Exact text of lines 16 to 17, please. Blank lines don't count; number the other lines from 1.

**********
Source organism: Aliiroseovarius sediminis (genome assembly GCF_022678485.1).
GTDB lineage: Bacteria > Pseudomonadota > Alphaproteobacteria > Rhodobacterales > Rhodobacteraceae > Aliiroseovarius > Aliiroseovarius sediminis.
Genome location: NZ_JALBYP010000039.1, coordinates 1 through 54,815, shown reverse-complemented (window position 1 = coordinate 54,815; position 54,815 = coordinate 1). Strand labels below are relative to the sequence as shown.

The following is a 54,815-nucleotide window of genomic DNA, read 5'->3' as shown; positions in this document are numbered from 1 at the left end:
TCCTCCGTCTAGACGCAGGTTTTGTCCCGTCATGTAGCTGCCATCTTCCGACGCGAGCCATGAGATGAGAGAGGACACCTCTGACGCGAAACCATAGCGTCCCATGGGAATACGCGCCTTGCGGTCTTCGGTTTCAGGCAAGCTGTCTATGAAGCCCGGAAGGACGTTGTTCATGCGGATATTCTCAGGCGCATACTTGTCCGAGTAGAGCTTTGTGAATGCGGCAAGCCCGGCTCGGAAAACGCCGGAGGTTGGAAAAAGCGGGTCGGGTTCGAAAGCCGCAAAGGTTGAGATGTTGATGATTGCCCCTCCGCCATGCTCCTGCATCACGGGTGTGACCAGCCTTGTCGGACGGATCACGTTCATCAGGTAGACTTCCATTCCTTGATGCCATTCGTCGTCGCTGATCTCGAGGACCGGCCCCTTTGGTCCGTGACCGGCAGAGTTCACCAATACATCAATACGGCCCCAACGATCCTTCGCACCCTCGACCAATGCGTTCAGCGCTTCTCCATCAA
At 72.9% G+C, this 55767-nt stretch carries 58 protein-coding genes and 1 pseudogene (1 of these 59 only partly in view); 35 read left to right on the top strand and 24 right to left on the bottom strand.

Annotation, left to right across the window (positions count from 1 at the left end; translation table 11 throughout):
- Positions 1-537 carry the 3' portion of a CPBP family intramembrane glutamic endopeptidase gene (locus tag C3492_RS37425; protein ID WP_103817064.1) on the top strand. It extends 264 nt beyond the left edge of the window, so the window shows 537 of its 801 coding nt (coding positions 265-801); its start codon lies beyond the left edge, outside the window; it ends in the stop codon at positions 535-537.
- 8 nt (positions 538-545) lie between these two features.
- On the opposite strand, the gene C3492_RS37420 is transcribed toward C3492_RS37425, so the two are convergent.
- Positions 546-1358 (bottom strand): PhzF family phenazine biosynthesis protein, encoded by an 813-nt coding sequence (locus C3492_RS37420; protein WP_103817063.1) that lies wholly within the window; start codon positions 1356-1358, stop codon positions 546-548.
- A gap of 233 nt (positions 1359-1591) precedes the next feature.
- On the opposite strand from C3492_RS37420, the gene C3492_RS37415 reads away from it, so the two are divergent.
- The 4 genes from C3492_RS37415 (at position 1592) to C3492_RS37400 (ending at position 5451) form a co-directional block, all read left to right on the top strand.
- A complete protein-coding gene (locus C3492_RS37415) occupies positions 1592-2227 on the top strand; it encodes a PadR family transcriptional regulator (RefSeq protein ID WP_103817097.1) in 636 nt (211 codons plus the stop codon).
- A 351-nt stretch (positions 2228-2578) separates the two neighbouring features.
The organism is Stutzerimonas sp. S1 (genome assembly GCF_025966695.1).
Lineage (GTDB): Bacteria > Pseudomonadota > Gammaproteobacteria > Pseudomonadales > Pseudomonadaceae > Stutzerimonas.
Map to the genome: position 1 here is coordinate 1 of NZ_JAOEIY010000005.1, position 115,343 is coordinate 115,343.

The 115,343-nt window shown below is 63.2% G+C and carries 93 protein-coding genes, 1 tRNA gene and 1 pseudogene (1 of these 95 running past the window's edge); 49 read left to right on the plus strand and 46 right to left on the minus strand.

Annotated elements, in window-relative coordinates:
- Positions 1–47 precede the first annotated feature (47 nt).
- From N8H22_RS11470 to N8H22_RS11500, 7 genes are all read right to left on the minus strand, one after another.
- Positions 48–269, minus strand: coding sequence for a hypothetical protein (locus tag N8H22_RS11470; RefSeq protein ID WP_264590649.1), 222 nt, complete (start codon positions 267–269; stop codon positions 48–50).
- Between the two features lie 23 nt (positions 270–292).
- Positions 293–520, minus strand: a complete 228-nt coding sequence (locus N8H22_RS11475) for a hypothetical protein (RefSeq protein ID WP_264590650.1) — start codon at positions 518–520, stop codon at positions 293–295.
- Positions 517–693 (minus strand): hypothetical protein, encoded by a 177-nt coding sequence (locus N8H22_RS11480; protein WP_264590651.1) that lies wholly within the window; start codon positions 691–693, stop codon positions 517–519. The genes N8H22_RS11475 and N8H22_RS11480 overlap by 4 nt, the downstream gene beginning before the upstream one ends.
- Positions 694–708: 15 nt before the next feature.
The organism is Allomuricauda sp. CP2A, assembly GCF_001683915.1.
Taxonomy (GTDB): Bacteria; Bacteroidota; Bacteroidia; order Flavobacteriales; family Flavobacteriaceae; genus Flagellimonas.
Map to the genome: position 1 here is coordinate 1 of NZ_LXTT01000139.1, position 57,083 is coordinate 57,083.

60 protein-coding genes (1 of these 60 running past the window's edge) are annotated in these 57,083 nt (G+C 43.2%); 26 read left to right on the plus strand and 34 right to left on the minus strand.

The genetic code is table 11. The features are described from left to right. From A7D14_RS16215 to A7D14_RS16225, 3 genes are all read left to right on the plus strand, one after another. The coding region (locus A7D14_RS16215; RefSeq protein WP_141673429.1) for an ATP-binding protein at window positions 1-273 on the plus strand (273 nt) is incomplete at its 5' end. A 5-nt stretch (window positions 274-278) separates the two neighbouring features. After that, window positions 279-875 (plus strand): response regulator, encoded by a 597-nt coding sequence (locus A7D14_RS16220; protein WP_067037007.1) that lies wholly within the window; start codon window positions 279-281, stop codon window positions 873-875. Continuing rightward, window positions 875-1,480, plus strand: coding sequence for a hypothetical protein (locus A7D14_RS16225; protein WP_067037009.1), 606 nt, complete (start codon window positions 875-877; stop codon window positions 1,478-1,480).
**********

- A 351-nt stretch (positions 2228-2578) separates the two neighbouring features.
The organism is Stutzerimonas sp. S1 (genome assembly GCF_025966695.1).